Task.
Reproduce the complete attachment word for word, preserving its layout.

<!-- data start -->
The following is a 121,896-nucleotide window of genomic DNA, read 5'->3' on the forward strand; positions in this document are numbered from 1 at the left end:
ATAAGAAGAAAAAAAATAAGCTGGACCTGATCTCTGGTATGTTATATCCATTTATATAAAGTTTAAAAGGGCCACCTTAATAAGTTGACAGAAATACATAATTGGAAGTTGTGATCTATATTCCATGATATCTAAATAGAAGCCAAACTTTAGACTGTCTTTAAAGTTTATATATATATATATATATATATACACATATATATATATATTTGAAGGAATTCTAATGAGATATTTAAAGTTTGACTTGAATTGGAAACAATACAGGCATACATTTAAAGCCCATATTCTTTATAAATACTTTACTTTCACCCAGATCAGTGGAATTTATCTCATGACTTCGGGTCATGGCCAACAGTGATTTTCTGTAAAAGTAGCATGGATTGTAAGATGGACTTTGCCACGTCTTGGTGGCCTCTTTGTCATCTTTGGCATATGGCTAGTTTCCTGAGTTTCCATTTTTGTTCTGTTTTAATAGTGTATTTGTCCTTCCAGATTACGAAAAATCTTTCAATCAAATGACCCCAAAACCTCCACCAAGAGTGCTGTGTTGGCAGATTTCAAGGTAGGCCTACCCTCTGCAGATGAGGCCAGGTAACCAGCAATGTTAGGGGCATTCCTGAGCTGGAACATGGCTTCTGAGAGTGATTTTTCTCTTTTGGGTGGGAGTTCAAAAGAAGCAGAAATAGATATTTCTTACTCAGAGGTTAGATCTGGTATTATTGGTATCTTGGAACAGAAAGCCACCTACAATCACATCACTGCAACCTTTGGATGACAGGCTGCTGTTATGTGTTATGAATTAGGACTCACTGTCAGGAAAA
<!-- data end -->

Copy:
The following is a 121,896-nucleotide window of genomic DNA, read 5'->3' on the forward strand; positions in this document are numbered from 1 at the left end:
ATAAGAAGAAAAAAAATAAGCTGGACCTGATCTCTGGTATGTTATATCCATTTATATAAAGTTTAAAAGGGCCACCTTAATAAGTTGACAGAAATACATAATTGGAAGTTGTGATCTATATTCCATGATATCTAAATAGAAGCCAAACTTTAGACTGTCTTTAAAGTTTATATATATATATATATATATATACACATATATATATATATTTGAAGGAATTCTAATGAGATATTTAAAGTTTGACTTGAATTGGAAACAATACAGGCATACATTTAAAGCCCATATTCTTTATAAATACTTTACTTTCACCCAGATCAGTGGAATTTATCTCATGACTTCGGGTCATGGCCAACAGTGATTTTCTGTAAAAGTAGCATGGATTGTAAGATGGACTTTGCCACGTCTTGGTGGCCTCTTTGTCATCTTTGGCATATGGCTAGTTTCCTGAGTTTCCATTTTTGTTCTGTTTTAATAGTGTATTTGTCCTTCCAGATTACGAAAAATCTTTCAATCAAATGACCCCAAAACCTCCACCAAGAGTGCTGTGTTGGCAGATTTCAAGGTAGGCCTACCCTCTGCAGATGAGGCCAGGTAACCAGCAATGTTAGGGGCATTCCTGAGCTGGAACATGGCTTCTGAGAGTGATTTTTCTCTTTTGGGTGGGAGTTCAAAAGAAGCAGAAATAGATATTTCTTACTCAGAGGTTAGATCTGGTATTATTGGTATCTTGGAACAGAAAGCCACCTACAATCACATCACTGCAACCTTTGGATGACAGGCTGCTGTTATGTGTTATGAATTAGGACTCACTGTCAGGAAAA